Study Number One

N. B. (1) Introductory note on the Gospel according to St. Matthew and St. Luke respectively.

(2) The student is advised to get a copy of Dr. Gore's "The Sermon on the Mount."

ST. MATTHEW: COLLECTION OF DISCOURSES

  1. Address to the Twelve.
    Matthew 5:1-16, 39-42, 44-48; 7:1-6; 12:15-17.
  2. Address on Prayer.
    Matthew 6:9-15; 7:7-11.
  3. Answer to a Theological Question.
    Matthew 7:13, 14; 8:11, 12.
  4. Address on Worldly-mindedness.
    Matthew 6:19-34.
  5. Address in the Synagogue of Capernaum.
    Matthew 5:17-39, 43; 6:1-8, 16-18.

ST. LUKE: CHRONOLOGICAL DIVISIONS

  1. Address to the Twelve.
    Luke 6:20,20-28, 41-49; 11:32.
  2. Address on Prayer.
    Luke 11:1-13.
  3. Answer to a Theological Question.
    Luke 13:23-30.
  4. Address on Worldly-mindedness.
    Luke 12:13-34.
  5. Address in the Synagogue of Capernaum.
    Luke 4:31-37; (Mark 1:21-28).

Study Number One

In order to understand the Sermon on the Mount, it is necessary to know the mind of the Preacher, and this knowledge can be gained by anyone who will receive the Holy Spirit. (Luke 11:13; John 20:22; Acts 19:2.)

Beware of placing our Lord Jesus as a teacher first instead of a Savior. We must first know Him as a Savior, before His teachings have any meaning for us, or before they have any other meaning than that of an ideal which leads to despair. There are some people who take up this attitude: "I do not believe there is any necessity to preach an atonement through Jesus Christ, I do not believe it is necessary to say He died for our sins, I believe that Jesus is a teacher only." That attitude is very prevalent today, but it is a very absurd as well as dangerous one, for if He was only a teacher, His teaching would produce despair. Fancy coming to men and women with defective lives and defiled hearts and wrong mainsprings and telling them to be pure in heart! What would be the good of His giving us an ideal that we could not possibly come near? we are happier without knowing it. If Jesus is only a teacher, then all He can do is to tantalise us, to erect a standard we cannot attain to; but if we know Him first as Savior, if we are born again of the Spirit of God, we know that He did not come to teach us only, but that He came to make us what He teaches we should be.

The Gospel according to St. Matthew, in its original state in the early Church, was in two sections. One section was composed of five great discourses of our Lord's with no historical narrative at all. This was transcribed by Matthew himself. The second section has the five discourses fitted into the historical narratives of our Lord's life. The latter was compiled by a student-evangelist of Matthew's, and it is this latter Gospel that we know.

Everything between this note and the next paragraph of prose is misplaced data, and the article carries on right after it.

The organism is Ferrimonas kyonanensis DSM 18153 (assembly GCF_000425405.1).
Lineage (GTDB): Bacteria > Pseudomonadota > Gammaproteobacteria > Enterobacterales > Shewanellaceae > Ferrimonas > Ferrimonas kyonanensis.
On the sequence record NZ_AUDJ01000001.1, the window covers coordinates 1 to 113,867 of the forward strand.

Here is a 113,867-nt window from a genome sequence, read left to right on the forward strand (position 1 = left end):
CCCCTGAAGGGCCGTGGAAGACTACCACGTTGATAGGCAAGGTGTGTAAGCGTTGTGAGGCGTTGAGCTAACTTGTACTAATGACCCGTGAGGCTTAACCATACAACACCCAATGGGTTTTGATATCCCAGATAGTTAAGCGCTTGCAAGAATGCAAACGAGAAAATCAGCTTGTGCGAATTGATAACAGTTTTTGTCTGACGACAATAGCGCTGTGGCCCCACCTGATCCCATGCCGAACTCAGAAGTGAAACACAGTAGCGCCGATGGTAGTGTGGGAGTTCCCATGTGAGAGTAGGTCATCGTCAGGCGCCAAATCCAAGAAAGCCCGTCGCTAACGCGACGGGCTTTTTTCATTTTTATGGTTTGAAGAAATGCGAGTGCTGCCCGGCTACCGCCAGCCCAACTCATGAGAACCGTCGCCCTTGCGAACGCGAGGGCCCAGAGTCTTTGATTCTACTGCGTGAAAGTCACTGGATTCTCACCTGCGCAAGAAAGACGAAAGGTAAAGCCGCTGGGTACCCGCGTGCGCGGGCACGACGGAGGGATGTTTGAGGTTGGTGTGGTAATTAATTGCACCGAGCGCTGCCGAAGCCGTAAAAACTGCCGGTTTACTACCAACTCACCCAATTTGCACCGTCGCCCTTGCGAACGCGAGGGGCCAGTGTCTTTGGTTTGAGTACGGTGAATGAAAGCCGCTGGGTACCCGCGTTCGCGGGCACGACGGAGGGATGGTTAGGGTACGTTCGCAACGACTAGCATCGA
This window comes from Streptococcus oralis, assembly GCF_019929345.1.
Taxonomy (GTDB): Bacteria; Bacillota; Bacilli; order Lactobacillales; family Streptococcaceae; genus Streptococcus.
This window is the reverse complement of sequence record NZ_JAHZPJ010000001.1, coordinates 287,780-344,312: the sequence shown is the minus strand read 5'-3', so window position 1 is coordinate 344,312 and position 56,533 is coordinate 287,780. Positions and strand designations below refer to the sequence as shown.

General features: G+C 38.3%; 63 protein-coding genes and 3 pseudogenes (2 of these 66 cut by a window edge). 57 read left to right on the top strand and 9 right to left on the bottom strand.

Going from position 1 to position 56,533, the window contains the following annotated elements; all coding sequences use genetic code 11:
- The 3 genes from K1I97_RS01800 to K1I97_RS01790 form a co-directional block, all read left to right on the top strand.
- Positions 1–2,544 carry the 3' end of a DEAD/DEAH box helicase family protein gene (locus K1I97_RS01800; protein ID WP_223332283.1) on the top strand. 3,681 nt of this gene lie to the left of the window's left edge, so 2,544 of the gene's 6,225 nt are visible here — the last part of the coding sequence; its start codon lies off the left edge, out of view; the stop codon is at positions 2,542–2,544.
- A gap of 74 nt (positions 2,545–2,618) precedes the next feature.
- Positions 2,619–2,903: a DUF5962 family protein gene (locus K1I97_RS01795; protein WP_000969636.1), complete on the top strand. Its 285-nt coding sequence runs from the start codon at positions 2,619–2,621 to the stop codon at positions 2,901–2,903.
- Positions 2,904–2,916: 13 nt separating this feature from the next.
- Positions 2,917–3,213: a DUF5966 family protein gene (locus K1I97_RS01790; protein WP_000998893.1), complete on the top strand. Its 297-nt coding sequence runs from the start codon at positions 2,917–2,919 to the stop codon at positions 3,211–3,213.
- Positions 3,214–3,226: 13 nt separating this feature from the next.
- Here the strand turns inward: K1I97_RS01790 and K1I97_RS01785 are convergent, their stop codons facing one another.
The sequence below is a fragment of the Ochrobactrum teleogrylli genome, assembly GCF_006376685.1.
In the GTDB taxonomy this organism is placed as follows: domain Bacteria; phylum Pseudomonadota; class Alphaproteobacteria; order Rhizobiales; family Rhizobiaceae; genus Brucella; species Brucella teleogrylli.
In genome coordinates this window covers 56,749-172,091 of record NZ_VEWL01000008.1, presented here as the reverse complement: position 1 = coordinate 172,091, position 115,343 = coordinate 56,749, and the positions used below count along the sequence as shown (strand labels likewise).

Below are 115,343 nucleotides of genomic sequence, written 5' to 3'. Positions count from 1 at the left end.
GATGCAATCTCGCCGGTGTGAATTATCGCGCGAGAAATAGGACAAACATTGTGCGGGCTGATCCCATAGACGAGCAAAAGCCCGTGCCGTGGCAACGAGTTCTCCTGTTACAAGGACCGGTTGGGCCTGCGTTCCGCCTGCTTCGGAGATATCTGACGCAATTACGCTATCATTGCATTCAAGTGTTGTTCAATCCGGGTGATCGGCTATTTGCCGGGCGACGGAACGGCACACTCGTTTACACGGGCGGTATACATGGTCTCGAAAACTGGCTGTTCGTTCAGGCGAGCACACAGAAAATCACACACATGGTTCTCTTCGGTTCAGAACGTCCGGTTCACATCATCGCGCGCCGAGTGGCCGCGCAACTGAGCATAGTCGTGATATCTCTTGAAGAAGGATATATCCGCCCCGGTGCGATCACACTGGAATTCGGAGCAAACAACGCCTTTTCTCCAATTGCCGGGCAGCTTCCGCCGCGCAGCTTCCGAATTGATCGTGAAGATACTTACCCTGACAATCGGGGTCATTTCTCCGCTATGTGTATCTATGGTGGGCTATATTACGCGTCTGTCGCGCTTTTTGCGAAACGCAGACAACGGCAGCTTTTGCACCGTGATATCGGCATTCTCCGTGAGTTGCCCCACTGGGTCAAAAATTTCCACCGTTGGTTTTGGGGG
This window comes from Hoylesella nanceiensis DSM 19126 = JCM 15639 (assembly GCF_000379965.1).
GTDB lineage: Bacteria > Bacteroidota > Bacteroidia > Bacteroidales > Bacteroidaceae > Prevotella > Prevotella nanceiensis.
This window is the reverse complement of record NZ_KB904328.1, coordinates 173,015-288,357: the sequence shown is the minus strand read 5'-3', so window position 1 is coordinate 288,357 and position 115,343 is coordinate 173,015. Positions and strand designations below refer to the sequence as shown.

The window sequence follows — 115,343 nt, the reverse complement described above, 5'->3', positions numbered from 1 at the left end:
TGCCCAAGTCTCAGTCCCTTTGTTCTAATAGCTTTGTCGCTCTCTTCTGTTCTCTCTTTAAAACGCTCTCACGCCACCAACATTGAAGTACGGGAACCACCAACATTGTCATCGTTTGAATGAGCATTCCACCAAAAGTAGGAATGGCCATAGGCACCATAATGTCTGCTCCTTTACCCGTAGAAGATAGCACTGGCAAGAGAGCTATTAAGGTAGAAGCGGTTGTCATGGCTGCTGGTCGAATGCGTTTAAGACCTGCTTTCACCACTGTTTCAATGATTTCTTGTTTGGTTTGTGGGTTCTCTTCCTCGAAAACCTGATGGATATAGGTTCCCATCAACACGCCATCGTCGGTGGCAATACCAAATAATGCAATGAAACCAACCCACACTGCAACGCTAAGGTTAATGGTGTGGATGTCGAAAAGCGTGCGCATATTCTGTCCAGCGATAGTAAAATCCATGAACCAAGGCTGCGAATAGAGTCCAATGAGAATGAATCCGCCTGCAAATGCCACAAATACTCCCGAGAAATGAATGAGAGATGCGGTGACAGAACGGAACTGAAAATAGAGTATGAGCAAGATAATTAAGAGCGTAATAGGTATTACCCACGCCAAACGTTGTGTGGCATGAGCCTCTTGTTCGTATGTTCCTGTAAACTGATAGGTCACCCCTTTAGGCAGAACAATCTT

Matthew wrote his Gospel according to topics; Luke, a cultured physician, an evangelist and disciple of Paul's, wrote his Gospel in the perfect manner of the Greek historians, so that the student who wants to know where the various teachings of Jesus are to be placed in our Lord's life, must turn to Luke's Gospel.

"The Sermon on the Mount" is the title given by Matthew to a collection of discourses by our Lord, only one of which was literally preached on the mountain, the others were preached in the mountainous district. The evangelists Matthew, Peter, Paul and John took incidents out of the life of our Lord on which they based their doctrines, and the four Gospels are simply the records of their preaching under the guidance of the Holy Spirit. It sounds very precarious to us to say that it was all trusted to memory and oral transmission, but when we remember there was a kind of curse given by the rabbis to anyone who put anything in writing, and if a student in a rabbinical school made a slip in memory he was supposed to be worthy of death, it alters our too hasty first conclusions about the matter. These early disciples were brought up in that school, and when Paul talks about the "deposit" that Timothy had, this is what he is alluding to. They were all trained to retain accurate details and descriptions of our Lord's life; and in the year 62 or 65 Matthew wrote his Gospel.

The four Gospels are four contrasted views of our Lord's life, not contradictory views. The astute mind behind the Gospels is not a human mind at all, but the Holy Ghost. "Holy men wrote as they were moved by the Spirit of God." A "harmony of the Gospels" is a rather mistaken idea; harmony must imply discord as well as accord. The very same principle holds in understanding the unity of the Gospels as in understanding our Lord's teachings, viz., a personal knowledge of the mind of the Lord, which can he obtained by receiving the Holy Spirit Peter says that holy men wrote as they were moved, he did not say holy machines. You will find that God the Holy Ghost instead of effacing the individuality of these men did exactly the opposite, He lifted their personality to a point of "white heat," so to speak, and used it as the means of presenting the Gospel of God. The more you brood over that line of things the more you will be able to discard the cheap and hasty criticism which is honeycombing so much of the teaching nowadays. You will find as many points in the Gospel that won't fit into another as you find points that will. The word we need is not harmony in the Gospels, but unity, and the unity is by the Holy Ghost.